turns out asian bae is also woke bae https://t.co/GEEdUG9k7Y— E. Alex Jung (@e_alexjung) April 20, 2020
alexander hodge, who plays "asian bae" andrew on insecure opens up with vulture writer e. alex jung on interracial dating, racial solidarity, growing up mixed, and most importantly, his hair (rip).
on the decision to make andrew american rather than australian: "Andrew has to be American, because Insecure is a love letter to L.A. That’s why everything is shot on location. That’s why the references are so specific. The integrity this show has in terms of representing L.A. [is such that] where Andrew’s from is culturally specific. Andrew is from Gardena, which is a very specific reference to Asian-Americans in Los Angeles, because it’s one of the first places Asians were allowed to buy property in Los Angeles. So it wasn’t just like he was from Silver Lake or West Hollywood. No, he’s from south L.A., because this show represents south L.A. in a way that no other show does."
on the casting being racially conscious: "They did it in a way that was intentional without being exploitative. They were intentional about choosing Asian versus Latinx or white, because they wanted to have the opportunity to explore a certain side of race relations in America. They landed on Asian specifically because of the reality of the relationship between the Asian and black community. And we get into it later in the second half of the season. When a show is being led by a minority community — in this case, this show is created and produced by a team of black women — it inspires a level of thoughtfulness. I understand that somebody who has had similar experiences to me would not take my experiences for granted, and would also not diminish my experiences.
I’m half-Asian, half-white. I had long hair. I wear Vans. I’m dating a black woman. They hired a half-white, half-Asian guy with long hair who wears Dickies and Vans in the writers’ room who’s engaged to a black woman. That’s how specific they were. They got him to write for me."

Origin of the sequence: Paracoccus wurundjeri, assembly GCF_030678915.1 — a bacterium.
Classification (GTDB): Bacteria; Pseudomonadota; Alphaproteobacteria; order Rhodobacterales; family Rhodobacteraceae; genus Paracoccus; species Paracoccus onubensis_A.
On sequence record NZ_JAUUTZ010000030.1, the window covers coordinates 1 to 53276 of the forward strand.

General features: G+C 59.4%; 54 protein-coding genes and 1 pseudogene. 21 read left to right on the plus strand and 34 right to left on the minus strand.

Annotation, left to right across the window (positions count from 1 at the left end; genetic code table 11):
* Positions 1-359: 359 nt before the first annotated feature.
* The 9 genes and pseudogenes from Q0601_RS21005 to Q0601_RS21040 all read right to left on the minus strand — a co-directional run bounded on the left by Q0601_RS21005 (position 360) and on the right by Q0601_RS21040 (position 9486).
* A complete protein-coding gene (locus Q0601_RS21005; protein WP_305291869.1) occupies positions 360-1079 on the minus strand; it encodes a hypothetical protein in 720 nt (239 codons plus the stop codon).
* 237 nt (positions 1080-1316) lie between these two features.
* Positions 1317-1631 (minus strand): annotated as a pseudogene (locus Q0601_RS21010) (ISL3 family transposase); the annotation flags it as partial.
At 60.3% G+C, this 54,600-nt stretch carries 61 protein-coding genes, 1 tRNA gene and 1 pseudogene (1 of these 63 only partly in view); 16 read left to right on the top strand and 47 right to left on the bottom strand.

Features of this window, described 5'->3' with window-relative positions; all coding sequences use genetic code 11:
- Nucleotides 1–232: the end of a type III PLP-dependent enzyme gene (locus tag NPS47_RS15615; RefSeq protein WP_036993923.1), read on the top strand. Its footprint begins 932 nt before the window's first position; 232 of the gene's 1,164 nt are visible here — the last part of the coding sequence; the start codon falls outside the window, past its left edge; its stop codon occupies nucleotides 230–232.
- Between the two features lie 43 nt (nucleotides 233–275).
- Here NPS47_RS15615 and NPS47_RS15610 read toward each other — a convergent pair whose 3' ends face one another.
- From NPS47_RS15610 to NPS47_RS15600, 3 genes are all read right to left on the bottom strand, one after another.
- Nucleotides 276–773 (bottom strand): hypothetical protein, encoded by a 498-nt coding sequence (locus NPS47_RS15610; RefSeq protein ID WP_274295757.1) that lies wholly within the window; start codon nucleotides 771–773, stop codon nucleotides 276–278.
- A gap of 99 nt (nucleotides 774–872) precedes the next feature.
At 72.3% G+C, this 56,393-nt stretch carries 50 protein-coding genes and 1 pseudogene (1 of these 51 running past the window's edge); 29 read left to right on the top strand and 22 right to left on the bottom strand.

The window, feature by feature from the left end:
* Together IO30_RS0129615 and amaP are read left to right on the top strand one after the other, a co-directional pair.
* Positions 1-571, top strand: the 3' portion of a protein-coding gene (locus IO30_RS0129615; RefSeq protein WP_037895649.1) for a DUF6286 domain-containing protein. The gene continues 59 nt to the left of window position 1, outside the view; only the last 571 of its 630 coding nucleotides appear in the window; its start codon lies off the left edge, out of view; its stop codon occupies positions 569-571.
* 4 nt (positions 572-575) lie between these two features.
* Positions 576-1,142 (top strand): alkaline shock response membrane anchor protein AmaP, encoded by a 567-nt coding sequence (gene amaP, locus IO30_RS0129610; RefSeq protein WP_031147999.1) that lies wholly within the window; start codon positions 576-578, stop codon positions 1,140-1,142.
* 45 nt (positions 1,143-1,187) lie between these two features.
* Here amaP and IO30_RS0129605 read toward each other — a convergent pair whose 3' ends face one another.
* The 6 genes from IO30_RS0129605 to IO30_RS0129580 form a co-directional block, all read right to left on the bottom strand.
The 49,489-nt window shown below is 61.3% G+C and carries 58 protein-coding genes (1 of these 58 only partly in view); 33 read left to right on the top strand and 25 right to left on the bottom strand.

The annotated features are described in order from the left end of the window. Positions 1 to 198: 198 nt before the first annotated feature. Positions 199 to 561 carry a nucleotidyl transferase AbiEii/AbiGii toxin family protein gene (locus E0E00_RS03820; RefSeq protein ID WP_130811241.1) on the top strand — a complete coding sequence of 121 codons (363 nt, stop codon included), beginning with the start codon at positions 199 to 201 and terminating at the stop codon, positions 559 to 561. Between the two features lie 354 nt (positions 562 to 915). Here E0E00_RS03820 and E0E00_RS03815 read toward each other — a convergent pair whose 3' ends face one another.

on cutting his hair: "Well for the record, I didn’t decide....That would be a network by the name of CBS. It was for another job. [Editor’s note: Tommy starring Edie Falco.] I was playing a police officer. They were adamant there were no long-haired police officers, that they weren’t allowed to have hair that touched the collar, and they weren’t allowed to have facial hair. So I ended up agreeing to cut my hair. And I will tell you the week I cut my hair, I saw a fucking NYPD officer with a fucking man bun, and I was livid. I was furious, but I laughed. It was too late. I did it and we’ve got to move on. I’m growing it back out right now. I’m kind of thankful to be in quarantine because I’m in the middle of that awkward regrowth phase. Every time I put on a hat or a beanie, I look like I’ve got a mullet. Every time I take it off, it looks like a mess. For everybody who keeps asking about my hair, let them know I’m trying to grow it back out."
on growing up mixed: "My mother was born and raised in Singapore and my father is Irish, and I was born in Australia. I’m a third-culture kid. Growing up mixed now is different to growing up mixed in the ’80s and ’90s. Now we’re making more room for more ethnic identities, but in the ’90s, you really had to pick. I [went] to Singapore a lot when I was a kid, but I was always the white cousin they had, because culturally, that’s just the way I was. I was the white one. But then to my white family, I’d be the Asian one. Growing up mixed was like you’re never enough of one thing and you’re always too much of the other. I’ve sort of been able to unify my cultures and embrace both sides of me. I view it as a strength now because I get to identify with so many beautiful experiences from two totally different sides of the world."
on the rise of anti-asian racism: "It has always existed, but it feels like we escaped the center of attention for a little while. We stuck to the shadows and skated by while the black community was systemically oppressed and targeted by police. Whereas now we feel like we are being attacked. Maybe for those of us who have never really experienced it personally, now that we’ve experienced it, we can understand how Latinx people who are being oppressed by ICE and immigration and how the black community has been oppressed by police and government. We can begin to be more empathetic towards other communities while asking for more empathy from them.
Have you seen the footage of black people being arrested, being dragged in China, being kicked out of their homes and things like that? It’s difficult to articulate the feeling of, We need help, but also we need to help. We need to do better. I don’t know."